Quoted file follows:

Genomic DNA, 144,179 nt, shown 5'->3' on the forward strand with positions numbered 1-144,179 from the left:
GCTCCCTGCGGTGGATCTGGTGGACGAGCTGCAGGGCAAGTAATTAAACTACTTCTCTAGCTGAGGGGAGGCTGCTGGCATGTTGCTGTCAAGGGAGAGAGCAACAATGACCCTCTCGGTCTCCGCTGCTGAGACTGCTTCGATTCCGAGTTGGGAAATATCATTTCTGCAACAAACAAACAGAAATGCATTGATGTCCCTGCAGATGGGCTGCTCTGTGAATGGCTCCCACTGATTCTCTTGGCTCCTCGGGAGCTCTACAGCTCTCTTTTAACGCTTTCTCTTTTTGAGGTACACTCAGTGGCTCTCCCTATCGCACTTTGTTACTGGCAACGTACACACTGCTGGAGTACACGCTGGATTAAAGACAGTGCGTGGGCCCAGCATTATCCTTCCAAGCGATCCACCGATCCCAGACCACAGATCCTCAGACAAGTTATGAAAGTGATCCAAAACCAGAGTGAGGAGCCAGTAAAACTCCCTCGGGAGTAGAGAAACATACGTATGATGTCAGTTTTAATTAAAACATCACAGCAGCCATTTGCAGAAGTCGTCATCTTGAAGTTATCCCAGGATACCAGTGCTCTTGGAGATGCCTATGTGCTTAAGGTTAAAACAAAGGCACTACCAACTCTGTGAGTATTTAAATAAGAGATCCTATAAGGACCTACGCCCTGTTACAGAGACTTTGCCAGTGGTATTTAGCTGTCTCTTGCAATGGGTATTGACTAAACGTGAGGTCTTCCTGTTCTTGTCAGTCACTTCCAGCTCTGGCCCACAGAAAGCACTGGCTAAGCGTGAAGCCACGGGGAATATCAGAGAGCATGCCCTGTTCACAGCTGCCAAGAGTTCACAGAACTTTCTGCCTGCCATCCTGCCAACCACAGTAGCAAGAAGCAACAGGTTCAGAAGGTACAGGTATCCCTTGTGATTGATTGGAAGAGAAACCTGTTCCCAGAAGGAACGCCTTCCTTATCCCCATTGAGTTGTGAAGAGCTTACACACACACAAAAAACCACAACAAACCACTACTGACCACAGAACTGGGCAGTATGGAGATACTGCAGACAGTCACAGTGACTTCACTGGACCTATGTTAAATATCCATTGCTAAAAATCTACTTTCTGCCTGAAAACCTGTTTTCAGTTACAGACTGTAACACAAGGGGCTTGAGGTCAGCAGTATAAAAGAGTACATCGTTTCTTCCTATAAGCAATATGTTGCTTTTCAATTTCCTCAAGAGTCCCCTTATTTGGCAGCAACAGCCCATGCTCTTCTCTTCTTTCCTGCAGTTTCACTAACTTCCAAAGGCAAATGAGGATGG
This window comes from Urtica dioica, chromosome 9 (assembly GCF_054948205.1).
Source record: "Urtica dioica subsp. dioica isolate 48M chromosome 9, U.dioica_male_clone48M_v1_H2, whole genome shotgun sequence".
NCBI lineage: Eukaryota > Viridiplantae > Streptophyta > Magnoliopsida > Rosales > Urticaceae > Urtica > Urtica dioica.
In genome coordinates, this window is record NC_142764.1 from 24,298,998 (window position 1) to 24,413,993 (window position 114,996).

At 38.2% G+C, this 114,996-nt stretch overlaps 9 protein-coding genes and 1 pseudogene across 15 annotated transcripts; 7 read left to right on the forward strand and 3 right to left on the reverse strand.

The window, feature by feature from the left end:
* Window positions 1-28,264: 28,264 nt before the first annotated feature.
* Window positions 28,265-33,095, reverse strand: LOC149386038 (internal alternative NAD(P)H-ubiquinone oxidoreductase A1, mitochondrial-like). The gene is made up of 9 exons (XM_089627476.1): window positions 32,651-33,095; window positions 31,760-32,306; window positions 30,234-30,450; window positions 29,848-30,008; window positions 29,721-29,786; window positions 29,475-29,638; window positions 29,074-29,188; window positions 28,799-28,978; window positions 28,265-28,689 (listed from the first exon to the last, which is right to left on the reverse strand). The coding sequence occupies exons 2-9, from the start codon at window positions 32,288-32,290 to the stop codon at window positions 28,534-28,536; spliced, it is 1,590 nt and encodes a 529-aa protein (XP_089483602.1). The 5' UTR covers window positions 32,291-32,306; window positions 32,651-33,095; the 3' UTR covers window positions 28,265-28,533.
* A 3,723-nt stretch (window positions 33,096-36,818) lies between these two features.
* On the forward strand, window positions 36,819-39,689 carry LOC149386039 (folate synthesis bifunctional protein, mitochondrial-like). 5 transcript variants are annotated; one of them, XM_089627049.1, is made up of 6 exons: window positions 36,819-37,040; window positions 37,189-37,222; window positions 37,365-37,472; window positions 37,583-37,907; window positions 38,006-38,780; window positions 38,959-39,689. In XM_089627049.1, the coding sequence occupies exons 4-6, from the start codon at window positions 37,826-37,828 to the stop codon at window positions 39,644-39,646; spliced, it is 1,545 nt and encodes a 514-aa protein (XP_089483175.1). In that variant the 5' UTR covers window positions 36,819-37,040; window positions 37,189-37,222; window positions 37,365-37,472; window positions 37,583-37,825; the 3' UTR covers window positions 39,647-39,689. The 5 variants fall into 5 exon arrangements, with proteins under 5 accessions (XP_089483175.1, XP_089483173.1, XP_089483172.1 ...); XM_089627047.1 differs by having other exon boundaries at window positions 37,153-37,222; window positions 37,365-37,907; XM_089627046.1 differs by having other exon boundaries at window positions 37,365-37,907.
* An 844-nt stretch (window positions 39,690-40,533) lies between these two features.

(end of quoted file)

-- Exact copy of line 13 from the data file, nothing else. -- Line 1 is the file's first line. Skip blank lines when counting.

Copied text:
* An 844-nt stretch (window positions 39,690-40,533) lies between these two features.